A study carried out in 1985 by the American National Drug Court Institute revealed the average time during which a cannabis user would produce a positive result based on his consumption habits. The study determined that at a 50 ng/ml cut-off level occasional and first-time users would probably test positive for 1 to 4 days.

The duration of the detection window increases for frequent users, who can test positive 7 days after the last smoking episode. According to the study, it would be unlikely for a frequent user to exceed the 50 ng/ml cut-off 10 days after last using, although there are no guarantees that this will always be the case - some of the heaviest users of the study produced positive results for THC in urine after 30 days.

Factors that speed up elimination

One of the most frequently asked questions regarding urine tests is whether they may pose a threat to users of CBD-rich cannabis, the most commonly used cannabinoid in medicine. Both CBD oils and medicines contain very small amounts of THC and thus it is safe to say that the risk is minimal. In any case, the best way of ensuring that these tiny traces of THC are not detected is analysing the cannabis prior to consumption in order to determine its exact composition. At present time, the main risk for a user facing a urine test lies in the tetrahydrocannabinol metabolites. But there are ways of reducing the risks.

When faced with a urine test, the quickest solution is drinking plenty of fluids to help dilute the metabolites. In fact, dehydration is often the reason why many users test positive after several days following last using - poor hydration leads to a higher THC concentration in the urine. It is not unusual for laboratories specialising in these kind of tests, though, to be wary of the results when creatinine levels - a substance that is eliminated through urine - are very low, who may consider retesting or even classify the result as positive.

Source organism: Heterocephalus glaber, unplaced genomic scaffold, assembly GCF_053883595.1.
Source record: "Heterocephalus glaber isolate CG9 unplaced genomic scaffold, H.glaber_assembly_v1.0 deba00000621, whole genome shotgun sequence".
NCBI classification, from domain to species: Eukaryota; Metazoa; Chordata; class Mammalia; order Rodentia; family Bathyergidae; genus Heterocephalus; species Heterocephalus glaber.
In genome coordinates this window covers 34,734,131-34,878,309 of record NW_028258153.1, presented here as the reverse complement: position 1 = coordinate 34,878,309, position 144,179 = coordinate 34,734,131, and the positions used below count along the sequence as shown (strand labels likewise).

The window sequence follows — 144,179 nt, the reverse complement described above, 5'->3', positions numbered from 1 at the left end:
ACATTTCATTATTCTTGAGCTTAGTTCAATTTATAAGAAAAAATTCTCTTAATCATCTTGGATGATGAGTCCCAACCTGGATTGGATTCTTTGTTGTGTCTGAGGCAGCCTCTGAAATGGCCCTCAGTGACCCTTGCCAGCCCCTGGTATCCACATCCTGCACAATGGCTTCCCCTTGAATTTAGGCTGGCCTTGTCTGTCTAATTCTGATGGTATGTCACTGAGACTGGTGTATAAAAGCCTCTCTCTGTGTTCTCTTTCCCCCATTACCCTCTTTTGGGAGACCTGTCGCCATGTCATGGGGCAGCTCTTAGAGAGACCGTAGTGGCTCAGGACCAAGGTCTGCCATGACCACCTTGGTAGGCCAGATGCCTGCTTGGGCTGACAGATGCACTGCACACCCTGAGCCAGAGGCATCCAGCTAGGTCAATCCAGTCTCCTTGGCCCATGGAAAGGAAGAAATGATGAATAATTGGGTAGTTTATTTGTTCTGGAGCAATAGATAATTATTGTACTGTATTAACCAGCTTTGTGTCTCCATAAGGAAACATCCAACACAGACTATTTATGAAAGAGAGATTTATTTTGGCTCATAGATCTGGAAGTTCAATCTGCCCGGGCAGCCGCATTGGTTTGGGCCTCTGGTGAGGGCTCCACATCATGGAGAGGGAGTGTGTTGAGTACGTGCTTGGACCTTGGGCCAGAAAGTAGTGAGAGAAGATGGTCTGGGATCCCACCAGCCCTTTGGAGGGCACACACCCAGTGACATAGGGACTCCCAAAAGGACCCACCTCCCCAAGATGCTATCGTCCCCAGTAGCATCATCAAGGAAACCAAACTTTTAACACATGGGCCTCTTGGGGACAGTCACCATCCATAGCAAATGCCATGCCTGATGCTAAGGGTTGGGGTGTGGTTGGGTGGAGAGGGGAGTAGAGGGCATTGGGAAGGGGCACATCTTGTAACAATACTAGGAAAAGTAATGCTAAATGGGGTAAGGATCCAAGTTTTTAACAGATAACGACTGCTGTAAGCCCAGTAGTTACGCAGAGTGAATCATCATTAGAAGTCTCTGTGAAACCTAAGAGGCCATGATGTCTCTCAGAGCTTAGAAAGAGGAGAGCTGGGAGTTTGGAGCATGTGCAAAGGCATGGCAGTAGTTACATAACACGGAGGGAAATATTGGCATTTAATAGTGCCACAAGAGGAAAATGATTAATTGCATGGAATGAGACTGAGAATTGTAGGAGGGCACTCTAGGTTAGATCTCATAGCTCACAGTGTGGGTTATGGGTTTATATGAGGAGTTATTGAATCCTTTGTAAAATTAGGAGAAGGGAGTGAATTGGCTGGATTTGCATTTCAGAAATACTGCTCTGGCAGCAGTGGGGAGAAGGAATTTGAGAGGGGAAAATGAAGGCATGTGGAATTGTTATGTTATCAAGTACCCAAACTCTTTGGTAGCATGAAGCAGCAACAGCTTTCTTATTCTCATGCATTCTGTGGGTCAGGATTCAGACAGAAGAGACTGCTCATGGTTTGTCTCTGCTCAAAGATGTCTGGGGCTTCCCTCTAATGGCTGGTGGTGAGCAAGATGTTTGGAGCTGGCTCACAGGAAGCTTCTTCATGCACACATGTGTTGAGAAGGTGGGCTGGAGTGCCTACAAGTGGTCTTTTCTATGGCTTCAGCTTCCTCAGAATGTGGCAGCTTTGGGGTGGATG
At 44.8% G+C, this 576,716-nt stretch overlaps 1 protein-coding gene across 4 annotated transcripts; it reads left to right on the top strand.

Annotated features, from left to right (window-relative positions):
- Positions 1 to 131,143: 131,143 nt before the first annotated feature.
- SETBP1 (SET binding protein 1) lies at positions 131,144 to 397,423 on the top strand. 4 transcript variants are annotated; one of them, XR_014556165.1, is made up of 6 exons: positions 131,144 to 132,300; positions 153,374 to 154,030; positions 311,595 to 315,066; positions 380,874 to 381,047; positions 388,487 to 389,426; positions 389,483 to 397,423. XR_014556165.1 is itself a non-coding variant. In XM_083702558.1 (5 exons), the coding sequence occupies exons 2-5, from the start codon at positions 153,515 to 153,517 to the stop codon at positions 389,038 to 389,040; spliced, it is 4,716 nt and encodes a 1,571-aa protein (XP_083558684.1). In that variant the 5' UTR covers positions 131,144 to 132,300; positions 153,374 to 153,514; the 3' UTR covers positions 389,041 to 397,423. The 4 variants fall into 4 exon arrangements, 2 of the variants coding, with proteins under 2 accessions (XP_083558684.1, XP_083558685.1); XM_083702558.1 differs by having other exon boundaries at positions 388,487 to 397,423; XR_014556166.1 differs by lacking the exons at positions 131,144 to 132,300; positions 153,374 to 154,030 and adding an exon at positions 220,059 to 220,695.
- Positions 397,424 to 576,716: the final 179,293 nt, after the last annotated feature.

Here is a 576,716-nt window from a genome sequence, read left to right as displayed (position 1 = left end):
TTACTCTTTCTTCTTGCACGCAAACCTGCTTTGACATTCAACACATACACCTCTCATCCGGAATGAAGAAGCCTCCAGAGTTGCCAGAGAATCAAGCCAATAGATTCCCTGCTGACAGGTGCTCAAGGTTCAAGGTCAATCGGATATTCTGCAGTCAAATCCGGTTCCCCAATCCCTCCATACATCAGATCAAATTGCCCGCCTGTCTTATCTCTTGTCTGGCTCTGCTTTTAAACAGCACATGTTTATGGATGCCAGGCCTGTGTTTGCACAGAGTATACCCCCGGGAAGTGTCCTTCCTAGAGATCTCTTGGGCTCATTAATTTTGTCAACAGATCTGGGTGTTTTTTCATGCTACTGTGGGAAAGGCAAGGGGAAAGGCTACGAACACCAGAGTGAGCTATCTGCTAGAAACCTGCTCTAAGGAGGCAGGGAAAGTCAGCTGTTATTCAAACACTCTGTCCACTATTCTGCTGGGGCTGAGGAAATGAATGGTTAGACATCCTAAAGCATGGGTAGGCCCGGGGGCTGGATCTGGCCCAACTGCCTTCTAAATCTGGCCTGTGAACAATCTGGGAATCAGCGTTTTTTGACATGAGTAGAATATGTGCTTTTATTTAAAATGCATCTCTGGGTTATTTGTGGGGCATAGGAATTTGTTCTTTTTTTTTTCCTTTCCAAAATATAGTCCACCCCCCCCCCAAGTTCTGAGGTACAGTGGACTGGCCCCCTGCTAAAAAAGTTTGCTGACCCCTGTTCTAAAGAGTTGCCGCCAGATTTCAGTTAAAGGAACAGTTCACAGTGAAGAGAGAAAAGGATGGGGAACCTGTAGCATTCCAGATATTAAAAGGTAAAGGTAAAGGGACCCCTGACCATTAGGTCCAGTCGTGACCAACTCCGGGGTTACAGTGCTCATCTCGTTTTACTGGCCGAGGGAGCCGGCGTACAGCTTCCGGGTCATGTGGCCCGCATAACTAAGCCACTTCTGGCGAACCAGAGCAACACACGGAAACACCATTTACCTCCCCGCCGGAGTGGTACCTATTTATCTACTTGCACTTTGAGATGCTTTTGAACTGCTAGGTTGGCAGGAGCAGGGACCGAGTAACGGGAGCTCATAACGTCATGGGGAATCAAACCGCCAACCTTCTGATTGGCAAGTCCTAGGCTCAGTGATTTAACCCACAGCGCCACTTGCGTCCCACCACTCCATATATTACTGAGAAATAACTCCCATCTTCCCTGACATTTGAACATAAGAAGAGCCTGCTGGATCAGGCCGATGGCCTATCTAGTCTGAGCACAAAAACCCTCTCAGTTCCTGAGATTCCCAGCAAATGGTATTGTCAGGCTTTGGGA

Maintaining a healthy diet can be of help too. Considering that THC is stored in body fat, it is best to avoid to fatty food, which in addition to slowing down the elimination process of THC can reactivate its life cycle - as opposed to detoxifying food such as fruit, vegetables and tea, which speed up the process. Cardiovascular exercise or, alternatively, steam baths, which help sweat off fat, are also valid ways of speeding up THC elimination.

In times like these, characterized by harsher laws and thousands of jobs hanging by a thread, the possibility of ending up being forced into a drug test for marijuana any day soon is far from preposterous. Employers and legislators just don't seem to grasp that people use cannabis to treat their conditions or just because it helps them relax and sleep, improving their work performance. So in order to avoid unexpected trouble, it is advisable to be aware of the effect THC has on your body and act accordingly.

06/10/2017